Skylanders may be the best example of a toy franchise making use of smartphones and tablets, but they are far from alone. Take the huge field of cool RC toys making use of data devices, for example. Gadgets like the Rover Spy Tank and the Desk Pets’ CarBot take remote-control toys to the next level, letting users control their gadgets without the need for another battery-chewing peripheral device.
The CarBot is particularly unique, offering a “boost” button, which lets the car go faster for a few moments, and a “fire” command, which shoots the built-in IR “gun” at another user’s vehicle. For many, nothing was cooler back in the day than remote-control cars and Laser Tag. Combining the two in a package that costs less than $30 should be enough to make any inner child squeal with glee.
Hi-tech toys aren’t all about car crashes and monster collecting. Several offerings let users express themselves creatively by way of the second screen. Crayola’s DigiTools line is one such set of toys. Unlike standard crayons, the iPad/Android app-and-toy combo uses the touchscreen as a canvas, giving users everything from a standard drawing pad to airbrush/spray paint capabilities. While it’s obviously designed for the young’uns in a household, anyone who grew up with Mario Paint can see the draw here.
The big point behind all these toys? Gadgets are converging. While a standalone app is one great way to bring an existing brand into the world of smartphones and tablets, combinations like Skylanders are even better. Instead of selling a $300-$400 gadget with all the features the average data device packs, the toys can easily be the gateway — and a pre-existing iPad or Android tablet can provide all the serious hardware.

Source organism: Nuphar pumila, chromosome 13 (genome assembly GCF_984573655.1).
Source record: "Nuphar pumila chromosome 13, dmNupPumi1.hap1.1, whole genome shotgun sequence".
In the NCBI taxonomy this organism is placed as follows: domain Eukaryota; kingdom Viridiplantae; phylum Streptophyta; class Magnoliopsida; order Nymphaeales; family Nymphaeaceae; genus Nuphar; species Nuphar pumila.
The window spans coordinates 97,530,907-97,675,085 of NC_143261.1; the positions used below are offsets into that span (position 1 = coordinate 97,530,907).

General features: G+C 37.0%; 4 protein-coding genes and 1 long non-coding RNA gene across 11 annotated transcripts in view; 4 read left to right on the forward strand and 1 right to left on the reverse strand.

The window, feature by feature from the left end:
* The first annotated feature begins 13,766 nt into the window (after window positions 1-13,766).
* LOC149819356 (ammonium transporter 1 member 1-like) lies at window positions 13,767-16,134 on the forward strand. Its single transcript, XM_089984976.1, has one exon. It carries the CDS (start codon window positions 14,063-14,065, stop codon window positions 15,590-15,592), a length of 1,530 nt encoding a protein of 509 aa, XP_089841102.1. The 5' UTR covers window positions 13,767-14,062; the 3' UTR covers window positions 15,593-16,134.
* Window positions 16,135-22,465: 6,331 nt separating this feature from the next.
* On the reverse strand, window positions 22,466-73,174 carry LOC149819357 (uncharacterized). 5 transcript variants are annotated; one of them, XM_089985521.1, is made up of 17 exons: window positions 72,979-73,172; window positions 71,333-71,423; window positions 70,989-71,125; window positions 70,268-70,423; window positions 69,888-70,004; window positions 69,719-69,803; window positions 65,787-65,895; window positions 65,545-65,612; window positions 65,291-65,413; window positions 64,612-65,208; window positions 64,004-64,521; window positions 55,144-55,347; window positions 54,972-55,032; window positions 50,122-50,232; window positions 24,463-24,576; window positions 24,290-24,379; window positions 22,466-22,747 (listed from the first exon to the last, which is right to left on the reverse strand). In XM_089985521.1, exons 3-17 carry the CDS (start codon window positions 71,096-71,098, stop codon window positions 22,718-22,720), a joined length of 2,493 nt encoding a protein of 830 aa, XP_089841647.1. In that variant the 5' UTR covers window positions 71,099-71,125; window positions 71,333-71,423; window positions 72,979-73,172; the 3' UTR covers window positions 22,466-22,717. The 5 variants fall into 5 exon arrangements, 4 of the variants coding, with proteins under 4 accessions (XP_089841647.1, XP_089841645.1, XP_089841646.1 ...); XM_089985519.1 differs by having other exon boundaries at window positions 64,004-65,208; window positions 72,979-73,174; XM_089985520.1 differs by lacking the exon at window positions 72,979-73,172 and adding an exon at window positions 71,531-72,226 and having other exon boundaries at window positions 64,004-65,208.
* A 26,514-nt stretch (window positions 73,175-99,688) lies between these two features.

Another cutting-edge technology infiltrating our toy aisles is the beacon. Beacons are Bluetooth Low Energy transmitters that send signals to mobile devices anywhere from 1 inch to 200 feet away, making them ideal for any game or activity requiring location monitoring. For example, attendees of this year’s CES conference partook in a “promotional iBeacon-based scavenger hunt to explore the event and be rewarded with a special prize.”
The game was simple. Participants would download the CES Mobile App on their Apple or Android device, explore every nook and cranny of the show and receive badges for each iBeacon they encountered. The first three people to capture every badge received a grand prize, consisting of a tablet, fitness band and CES press bag, according to the official rules and regulations.
Anyone who’s ever had a childhood knows how much fun a rousing game of Hide-and-Seek can be, and thanks to beacons, kids will continue enjoying this pastime for generations to come. Whether they’re hiding beacon-equipped action figures in the sandbox or wearing sensor-stitched clothing, children will have a blast hunting down missing objects with a smartphone or tablet. Beacons will also make it easier for parents to locate their crying child’s missing teddy bear or toy car.
From toys to video games, smart devices are impacting users in ways that touch every aspect of the home entertainment experience. That’s great news for everyone involved. Companies with an existing toy or game need only find a way to include an optional device into the experience, while those looking for new ways to tap the market have any number of examples to follow as they create new products.
If Crayola can find a cool, innovative way to include tablet-based toys into their stable of products, pretty much anyone should be able to do the same. Mobile data isn’t going away. Those making an attempt to include smart devices are effectively leading the trend. Those ignoring the revolution or dismissing it as a fad run the risk of being trampled by it. No matter what your product, make sure you’re toying around with mobile devices.